Analysis of the recently released data by the National Bureau of Statistics (NBS) on capital importation for Q1 2022 revealed that the total amount of foreign investment inflows into the Nigerian economy declined by 28.1% q/q and 17.5% y/y to US$1.57bn in Q1 2022 from US$2.19bn in Q4 2021 and US$1.91bn in Q1 2021.
This was expected as the Nigerian market still lacks the long-awaited catalysts, such as FX clarity, improved security profile, stable government and business policies, which typically attract foreign investments. Moreso, a pre-election year, with its many uncertainties, is not the time to expect an influx of foreign investments.
A breakdown of the Q1 data showed that the dominant portfolio investments increased contribution to the total inflows from 29.4% in Q4 2021 to 60.9% in Q1 2022, leaving other investments (29.3%) and foreign direct investments (9.9%) to plug the balance.
Notably, the q/q decrease in foreign inflows in Q1 stems from a steep decline in Other Investments (-61.2% q/q) trailed by a 56.7% q/q fall in Foreign Direct Investment while portfolio investments increased by 49.0% q/q. Foreign Portfolio Investments (FPIs) remained skewed to investment in money market instruments (64.3% of the FPIs in Q1 2022). This continues to make the economy extremely vulnerable to external factors beyond the control of policymakers.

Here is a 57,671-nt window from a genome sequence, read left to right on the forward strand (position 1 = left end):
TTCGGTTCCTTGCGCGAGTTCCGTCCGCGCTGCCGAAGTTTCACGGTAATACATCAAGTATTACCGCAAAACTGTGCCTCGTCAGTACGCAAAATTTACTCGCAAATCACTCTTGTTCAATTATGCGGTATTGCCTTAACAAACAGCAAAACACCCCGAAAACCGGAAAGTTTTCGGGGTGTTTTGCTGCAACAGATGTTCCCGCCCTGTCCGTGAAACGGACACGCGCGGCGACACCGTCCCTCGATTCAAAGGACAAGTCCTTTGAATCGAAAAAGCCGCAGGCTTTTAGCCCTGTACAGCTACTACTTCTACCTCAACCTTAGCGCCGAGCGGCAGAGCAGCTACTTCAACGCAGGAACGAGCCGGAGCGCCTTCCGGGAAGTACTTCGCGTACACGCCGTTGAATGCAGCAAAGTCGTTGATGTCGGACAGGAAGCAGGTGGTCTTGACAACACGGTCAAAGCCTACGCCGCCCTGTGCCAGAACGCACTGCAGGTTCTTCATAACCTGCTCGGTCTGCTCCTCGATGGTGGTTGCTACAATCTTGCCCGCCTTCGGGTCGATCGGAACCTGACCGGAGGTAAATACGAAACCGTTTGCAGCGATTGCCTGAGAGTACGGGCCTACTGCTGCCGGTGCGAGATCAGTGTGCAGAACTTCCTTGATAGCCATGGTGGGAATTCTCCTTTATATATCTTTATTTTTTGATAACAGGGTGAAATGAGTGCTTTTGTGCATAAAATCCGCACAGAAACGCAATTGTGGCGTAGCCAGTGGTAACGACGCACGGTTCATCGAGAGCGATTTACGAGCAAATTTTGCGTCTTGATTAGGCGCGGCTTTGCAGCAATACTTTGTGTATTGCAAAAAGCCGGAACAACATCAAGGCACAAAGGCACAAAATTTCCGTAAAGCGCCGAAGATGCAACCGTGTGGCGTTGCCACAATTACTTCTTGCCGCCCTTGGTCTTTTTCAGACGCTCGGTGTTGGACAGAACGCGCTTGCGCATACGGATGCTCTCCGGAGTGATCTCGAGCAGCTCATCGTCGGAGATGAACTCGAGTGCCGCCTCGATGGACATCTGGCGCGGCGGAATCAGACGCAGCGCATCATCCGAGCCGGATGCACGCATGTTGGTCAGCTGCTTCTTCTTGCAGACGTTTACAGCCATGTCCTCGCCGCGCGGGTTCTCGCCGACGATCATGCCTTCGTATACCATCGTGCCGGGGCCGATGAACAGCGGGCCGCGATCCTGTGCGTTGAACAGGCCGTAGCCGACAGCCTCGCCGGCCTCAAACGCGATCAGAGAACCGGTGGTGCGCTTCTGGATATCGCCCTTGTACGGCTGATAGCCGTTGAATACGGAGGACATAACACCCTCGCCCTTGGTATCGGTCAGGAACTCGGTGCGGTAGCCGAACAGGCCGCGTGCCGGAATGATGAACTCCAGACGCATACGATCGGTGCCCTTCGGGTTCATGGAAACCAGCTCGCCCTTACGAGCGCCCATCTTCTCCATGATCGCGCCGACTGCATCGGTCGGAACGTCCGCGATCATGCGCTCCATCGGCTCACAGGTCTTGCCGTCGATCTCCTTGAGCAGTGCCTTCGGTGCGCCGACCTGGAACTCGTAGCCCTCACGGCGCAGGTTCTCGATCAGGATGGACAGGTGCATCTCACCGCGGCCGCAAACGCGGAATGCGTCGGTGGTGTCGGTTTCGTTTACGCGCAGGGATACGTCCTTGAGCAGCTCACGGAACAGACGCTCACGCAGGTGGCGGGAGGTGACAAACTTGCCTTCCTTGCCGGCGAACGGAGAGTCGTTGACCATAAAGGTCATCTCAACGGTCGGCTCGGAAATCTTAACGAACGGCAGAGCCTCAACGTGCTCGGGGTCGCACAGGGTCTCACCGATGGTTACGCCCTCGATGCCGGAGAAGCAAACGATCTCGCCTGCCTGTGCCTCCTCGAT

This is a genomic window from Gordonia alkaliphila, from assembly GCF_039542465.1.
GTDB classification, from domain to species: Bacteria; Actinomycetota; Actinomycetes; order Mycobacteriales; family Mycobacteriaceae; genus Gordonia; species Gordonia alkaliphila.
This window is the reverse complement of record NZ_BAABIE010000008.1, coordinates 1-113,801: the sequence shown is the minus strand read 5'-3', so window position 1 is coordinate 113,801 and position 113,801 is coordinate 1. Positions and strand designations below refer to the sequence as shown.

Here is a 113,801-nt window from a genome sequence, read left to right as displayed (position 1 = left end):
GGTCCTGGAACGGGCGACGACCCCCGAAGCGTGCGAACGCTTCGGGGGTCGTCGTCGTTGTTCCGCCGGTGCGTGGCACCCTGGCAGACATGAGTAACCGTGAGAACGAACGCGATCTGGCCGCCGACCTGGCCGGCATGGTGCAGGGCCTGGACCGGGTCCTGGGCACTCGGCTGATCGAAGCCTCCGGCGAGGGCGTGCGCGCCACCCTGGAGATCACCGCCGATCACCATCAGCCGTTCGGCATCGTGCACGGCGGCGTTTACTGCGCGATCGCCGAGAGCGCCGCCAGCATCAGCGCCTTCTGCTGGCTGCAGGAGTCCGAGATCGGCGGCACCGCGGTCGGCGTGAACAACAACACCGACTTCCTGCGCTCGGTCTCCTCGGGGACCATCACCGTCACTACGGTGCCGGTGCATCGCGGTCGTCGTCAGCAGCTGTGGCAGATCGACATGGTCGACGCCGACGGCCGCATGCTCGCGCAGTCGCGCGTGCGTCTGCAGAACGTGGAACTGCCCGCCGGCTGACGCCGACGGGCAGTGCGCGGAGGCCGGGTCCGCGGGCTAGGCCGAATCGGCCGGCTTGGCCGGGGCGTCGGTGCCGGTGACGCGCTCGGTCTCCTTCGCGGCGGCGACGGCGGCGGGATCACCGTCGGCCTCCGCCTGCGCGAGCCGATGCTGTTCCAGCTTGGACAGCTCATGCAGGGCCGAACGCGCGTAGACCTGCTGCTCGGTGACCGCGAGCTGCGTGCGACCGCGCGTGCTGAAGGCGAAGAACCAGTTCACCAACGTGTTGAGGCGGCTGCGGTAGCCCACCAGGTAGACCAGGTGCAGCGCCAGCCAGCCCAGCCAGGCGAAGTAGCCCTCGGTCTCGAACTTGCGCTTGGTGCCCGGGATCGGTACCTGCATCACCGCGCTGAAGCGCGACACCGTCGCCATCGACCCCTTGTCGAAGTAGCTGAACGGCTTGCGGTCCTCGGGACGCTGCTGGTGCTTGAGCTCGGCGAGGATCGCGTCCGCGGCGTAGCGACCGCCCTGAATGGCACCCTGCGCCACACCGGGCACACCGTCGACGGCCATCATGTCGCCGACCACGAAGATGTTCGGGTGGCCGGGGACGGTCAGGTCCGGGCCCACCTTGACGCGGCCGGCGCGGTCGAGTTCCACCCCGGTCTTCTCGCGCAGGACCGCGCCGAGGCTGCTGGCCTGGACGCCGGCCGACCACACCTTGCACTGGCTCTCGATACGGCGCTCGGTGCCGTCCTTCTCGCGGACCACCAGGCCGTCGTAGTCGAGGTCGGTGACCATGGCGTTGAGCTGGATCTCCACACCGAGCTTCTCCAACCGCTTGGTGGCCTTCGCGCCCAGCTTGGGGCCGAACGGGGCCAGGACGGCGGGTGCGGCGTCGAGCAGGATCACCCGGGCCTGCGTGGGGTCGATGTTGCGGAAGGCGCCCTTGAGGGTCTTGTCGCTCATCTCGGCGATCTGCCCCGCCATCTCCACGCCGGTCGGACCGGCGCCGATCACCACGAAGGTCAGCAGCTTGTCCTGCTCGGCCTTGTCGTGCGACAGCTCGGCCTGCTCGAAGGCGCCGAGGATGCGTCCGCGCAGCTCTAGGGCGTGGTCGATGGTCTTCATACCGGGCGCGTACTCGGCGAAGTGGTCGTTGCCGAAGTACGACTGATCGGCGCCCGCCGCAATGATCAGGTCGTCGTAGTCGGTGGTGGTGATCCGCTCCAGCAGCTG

Also, there was a sharp increase in bonds investment, rising by 575.4% q/q as equity investments dipped by 16.4% q/q. However, when compared to Q1 2021, Other Investments and Portfolio Investments declined by 40.7% y/y and 1.7% y/y, respectively.
The Nigerian market still lacks the needed catalysts to boost foreign inflows into the economy, especially as politics take the center stage, raising political risk in the country. Besides political risk, capital controls continue to undermine confidence and prevent the free flow of capital. However, the recent 150bps hike in the monetary policy rate, if it translates to a significant increase in market rates, may attract more foreign investments into the fixed income market.
That said, passive investments like portfolio investments, which remain the driver of foreign inflows into Nigeria, put the economy in a slippery position. Again, the perennial inability of over 50% of the 36 states to attract capital inflows cannot be ignored, and this has over time hindered inclusive investments across the country.
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